SEOUL, April 6 (Reuters) - South Korea’s central bank on Thursday said elevated household debt could be restraining private consumption, especially as borrowing costs are rising.
“Looking at research papers on household finances, welfare, and other related studies at home and abroad, its possible household debt may already be capping consumption,” the Bank of Korea said in a statement prepared for a parliamentary subcommittee meeting.
South Korea’s household debt grew at its fastest pace in over a decade in the fourth quarter as borrowers continued to take advantage of record-low interest rates.
Household debt, including loans and other debt owed by South Korean households, soared 11.7 percent in the October to December period from a year earlier, to 1,344.3 trillion won ($1.19 trillion), up from a revised 11.3 percent growth in the third quarter, BOK data showed.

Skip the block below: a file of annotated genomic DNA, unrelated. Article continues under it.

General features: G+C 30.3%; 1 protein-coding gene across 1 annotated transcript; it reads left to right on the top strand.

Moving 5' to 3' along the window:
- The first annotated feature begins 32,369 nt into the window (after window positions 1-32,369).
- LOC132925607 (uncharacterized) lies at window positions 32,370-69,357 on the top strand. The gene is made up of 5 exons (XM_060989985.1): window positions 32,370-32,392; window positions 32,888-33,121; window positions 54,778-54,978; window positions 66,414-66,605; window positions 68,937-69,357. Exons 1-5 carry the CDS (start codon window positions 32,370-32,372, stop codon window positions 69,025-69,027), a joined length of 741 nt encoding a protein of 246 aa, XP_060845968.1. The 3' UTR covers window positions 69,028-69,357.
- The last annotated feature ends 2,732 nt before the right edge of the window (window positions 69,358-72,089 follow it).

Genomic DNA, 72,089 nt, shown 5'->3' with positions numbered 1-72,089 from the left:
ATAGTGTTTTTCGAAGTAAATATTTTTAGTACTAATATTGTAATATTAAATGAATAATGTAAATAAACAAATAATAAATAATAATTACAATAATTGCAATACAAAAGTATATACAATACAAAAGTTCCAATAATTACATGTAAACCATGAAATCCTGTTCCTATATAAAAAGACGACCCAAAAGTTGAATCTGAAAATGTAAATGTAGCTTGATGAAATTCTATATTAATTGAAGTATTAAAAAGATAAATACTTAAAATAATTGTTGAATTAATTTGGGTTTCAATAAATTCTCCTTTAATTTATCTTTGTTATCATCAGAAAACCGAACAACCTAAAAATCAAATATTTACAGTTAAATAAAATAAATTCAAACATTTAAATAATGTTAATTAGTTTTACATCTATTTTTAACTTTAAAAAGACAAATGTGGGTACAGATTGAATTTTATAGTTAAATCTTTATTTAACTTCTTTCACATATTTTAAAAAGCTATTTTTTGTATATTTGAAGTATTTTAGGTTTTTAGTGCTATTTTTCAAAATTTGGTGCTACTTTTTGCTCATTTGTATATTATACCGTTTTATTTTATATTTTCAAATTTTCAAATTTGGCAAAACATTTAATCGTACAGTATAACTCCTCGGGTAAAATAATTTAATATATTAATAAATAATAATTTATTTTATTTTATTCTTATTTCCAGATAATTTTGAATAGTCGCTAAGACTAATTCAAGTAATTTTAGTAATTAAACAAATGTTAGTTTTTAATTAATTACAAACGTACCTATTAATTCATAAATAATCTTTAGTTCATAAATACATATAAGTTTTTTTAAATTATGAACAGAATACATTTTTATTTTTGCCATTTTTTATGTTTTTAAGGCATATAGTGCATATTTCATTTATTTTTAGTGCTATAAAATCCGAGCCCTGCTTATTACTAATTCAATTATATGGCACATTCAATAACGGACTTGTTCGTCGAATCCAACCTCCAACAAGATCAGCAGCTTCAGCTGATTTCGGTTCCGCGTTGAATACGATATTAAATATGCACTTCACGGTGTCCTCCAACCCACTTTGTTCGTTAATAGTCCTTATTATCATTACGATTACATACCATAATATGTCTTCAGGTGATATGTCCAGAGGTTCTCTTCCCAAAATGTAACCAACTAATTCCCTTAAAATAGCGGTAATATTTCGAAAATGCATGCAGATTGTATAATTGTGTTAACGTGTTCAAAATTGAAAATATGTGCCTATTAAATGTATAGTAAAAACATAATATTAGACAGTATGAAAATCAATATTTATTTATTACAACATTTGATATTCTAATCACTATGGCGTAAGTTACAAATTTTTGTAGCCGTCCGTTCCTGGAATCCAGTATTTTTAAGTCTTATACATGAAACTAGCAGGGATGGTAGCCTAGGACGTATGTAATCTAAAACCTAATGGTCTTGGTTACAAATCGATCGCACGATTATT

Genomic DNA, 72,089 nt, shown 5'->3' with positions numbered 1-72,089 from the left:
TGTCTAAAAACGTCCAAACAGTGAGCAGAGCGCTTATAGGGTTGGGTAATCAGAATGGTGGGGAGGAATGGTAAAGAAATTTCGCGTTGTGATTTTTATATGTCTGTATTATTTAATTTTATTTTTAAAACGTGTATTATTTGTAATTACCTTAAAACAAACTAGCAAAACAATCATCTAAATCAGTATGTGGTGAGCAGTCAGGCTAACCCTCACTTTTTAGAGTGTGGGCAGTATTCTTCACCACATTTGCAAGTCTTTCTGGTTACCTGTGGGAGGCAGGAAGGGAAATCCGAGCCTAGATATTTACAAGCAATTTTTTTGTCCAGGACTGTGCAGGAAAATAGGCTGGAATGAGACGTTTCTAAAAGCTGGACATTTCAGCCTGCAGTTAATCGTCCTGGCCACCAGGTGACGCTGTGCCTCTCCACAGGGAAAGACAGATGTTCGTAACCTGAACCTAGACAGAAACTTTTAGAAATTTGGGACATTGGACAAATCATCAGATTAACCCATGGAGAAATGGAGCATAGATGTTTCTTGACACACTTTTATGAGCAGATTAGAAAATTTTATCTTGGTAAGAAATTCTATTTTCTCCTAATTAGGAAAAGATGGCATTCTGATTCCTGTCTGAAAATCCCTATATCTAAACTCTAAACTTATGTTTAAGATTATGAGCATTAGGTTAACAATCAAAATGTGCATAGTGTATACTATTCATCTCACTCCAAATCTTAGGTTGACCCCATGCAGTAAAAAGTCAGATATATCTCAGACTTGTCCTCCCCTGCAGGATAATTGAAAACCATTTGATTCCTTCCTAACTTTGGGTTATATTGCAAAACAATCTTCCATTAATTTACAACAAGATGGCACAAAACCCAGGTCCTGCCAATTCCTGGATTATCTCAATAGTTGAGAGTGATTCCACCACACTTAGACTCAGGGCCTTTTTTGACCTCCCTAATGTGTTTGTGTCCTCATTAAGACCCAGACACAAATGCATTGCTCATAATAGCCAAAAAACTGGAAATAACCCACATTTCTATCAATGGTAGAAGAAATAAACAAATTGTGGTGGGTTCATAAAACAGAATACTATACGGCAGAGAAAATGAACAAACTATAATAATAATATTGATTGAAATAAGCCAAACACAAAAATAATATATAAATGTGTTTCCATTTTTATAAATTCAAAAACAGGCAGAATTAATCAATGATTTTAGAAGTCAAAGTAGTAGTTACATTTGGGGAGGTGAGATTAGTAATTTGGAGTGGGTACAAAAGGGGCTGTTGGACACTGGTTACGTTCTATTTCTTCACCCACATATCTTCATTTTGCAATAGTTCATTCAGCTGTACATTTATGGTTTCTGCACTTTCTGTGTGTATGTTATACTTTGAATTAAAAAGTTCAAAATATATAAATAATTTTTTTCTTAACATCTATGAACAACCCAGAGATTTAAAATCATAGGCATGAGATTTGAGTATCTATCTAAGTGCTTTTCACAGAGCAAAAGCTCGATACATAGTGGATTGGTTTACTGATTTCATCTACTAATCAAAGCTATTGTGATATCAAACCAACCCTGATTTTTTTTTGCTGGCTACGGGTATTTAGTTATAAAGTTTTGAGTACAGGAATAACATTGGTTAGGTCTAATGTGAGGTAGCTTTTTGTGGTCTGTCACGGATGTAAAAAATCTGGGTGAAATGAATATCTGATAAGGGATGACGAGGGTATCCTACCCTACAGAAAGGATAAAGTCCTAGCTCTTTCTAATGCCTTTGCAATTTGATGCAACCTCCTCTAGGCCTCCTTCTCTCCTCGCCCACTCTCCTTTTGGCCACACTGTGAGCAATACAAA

That was the fastest since a record 11.8 percent jump in the fourth quarter of 2006.
The BOK said increased borrowing costs expected with rising U.S. interest rates will worsen interest payment burdens for South Koreans, but household debt was not expected to become a systemic risk. ($1 = 1,127.0100 won) (Reporting by Cynthia Kim; Editing by Eric Meijer)